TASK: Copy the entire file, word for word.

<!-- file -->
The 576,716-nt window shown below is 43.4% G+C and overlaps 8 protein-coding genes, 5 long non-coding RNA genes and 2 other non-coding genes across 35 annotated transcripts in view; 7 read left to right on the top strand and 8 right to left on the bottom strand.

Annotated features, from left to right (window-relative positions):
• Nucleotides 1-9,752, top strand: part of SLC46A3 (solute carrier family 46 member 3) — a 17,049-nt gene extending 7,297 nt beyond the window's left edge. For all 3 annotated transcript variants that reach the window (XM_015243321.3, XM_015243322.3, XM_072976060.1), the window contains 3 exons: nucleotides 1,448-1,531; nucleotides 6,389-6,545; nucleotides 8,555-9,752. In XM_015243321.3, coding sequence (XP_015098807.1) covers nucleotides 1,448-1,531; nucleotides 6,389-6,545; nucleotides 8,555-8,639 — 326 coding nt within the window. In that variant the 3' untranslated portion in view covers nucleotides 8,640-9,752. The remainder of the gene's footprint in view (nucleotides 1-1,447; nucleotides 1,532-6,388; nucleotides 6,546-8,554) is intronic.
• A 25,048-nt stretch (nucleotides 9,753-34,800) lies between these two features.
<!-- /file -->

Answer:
The 576,716-nt window shown below is 43.4% G+C and overlaps 8 protein-coding genes, 5 long non-coding RNA genes and 2 other non-coding genes across 35 annotated transcripts in view; 7 read left to right on the top strand and 8 right to left on the bottom strand.

Annotated features, from left to right (window-relative positions):
• Nucleotides 1-9,752, top strand: part of SLC46A3 (solute carrier family 46 member 3) — a 17,049-nt gene extending 7,297 nt beyond the window's left edge. For all 3 annotated transcript variants that reach the window (XM_015243321.3, XM_015243322.3, XM_072976060.1), the window contains 3 exons: nucleotides 1,448-1,531; nucleotides 6,389-6,545; nucleotides 8,555-9,752. In XM_015243321.3, coding sequence (XP_015098807.1) covers nucleotides 1,448-1,531; nucleotides 6,389-6,545; nucleotides 8,555-8,639 — 326 coding nt within the window. In that variant the 3' untranslated portion in view covers nucleotides 8,640-9,752. The remainder of the gene's footprint in view (nucleotides 1-1,447; nucleotides 1,532-6,388; nucleotides 6,546-8,554) is intronic.
• A 25,048-nt stretch (nucleotides 9,753-34,800) lies between these two features.